Not so long ago, customers depended on salespeople to help guide them in their purchases. Prospective car buyers, for example, relied on the salesman to learn how many horses were in the engine and how many cup holders were in the backseat. Today, the tables have indefinitely turned, and those customers walk into the same dealership with make, model and color picked out and a stack of papers validating exactly what they should pay for that car. The internet has changed the sales cycle, but it doesn’t mean that the sales team is out of the game, they just need to adapt and respond to this industry shift. A new level of customer engagement is required in order for brands to reach their target consumer – from engaging and shaping customer buying decisions in new social channels, to supporting a unified user experience across multiple channels, to driving continued engagement and support post-sale.
A recent report that SAP issued on July 16th with Harvard Business Review Analytic Services, titled “Winning at Sales in a Buyer-Empowered World,” found that 65 percent of sales organizations say rising customer expectations are their number one challenge. The research highlights the importance for organizations to understand their customers by collecting and analyzing data from customer interactions and examining the digital footprints customers leave behind. This is especially important given that prospective buyers in B2B settings have completed more than half (57 percent) of their due-diligence work before they even engage a sales representative.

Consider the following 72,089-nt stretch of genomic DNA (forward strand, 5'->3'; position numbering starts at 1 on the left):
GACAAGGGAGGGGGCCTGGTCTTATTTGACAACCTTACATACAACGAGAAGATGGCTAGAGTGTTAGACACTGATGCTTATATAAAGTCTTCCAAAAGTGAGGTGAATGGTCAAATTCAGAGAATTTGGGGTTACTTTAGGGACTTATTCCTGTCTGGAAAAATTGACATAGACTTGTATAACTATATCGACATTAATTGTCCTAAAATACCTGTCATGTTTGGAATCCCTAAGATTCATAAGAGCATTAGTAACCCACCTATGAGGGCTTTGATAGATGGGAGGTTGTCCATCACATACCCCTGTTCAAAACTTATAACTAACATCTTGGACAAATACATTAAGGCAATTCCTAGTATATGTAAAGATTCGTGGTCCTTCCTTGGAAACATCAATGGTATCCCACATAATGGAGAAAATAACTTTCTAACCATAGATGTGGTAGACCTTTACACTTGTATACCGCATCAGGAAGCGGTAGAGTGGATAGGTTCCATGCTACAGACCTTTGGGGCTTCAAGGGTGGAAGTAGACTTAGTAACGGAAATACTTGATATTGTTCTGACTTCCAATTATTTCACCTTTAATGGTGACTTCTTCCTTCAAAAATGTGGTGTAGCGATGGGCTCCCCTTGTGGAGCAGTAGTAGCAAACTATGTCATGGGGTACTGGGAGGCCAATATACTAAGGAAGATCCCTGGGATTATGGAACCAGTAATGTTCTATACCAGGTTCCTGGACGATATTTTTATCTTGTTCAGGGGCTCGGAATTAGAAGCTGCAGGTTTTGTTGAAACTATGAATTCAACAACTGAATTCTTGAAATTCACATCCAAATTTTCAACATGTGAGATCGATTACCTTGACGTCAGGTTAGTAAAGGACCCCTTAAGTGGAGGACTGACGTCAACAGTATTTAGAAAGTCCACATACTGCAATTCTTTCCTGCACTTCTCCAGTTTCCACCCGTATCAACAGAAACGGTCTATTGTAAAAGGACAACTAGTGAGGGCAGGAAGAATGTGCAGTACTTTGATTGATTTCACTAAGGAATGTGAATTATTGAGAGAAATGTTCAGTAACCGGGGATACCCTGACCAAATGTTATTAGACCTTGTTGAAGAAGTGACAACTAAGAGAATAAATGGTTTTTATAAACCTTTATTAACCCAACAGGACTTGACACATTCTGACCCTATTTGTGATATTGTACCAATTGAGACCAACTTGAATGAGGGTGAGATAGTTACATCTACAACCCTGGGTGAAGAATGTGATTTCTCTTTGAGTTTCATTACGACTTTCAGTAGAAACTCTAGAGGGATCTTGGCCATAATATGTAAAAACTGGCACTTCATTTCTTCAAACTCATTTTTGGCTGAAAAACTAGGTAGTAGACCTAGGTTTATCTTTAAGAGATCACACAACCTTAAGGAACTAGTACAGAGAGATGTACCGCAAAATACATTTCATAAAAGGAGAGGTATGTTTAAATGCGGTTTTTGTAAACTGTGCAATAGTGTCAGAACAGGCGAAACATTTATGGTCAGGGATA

The report also found that in order to deliver exceptional customer service to this new, empowered consumer, organizations need to implement next-generation strategies and technology to empower sales representatives. New technologies that enable big data analytics, mobile delivery of insights and omni-channel consistency are essential for sales organizations to align with buyer expectations and engage more effectively with customers. Such technology platforms and tools can analyze customer interactions to identify high-quality prospects, suggest next-best actions and provide insights that enable them to deepen customer relationships. The key is being able to collect and analyze data on customer behaviors and respond quickly to the insights that are uncovered.
A first step for many sales organizations is to automate manual processes so they can begin tracking customer activity. In a recent study by CSO Insights, a majority (66 percent) of sales teams said they send follow-up content to customers via email; however, that method makes it impossible to precisely track customer reaction to the information they receive and provide relevant updates to meet changing customer needs. Following that automation, sales professionals should be armed with insights that are relevant to that buyer and respect the fact that the consumers themselves are fully connected to research and knowledge of their own.
It’s clear that sales teams need to boost their ability to provide new and impactful insights that matter to customers at every point in their buying journey, whether they’re industry expertise, customer-business knowledge or solution expertise. Winning in sales today hinges not just on what a business sells but also – increasingly – on how the sales team sells it. That means targeting the right customers at the right time, discovering and even anticipating what really matters to customers and providing valuable guidance and insights along the way.
(Click here for the full infographic)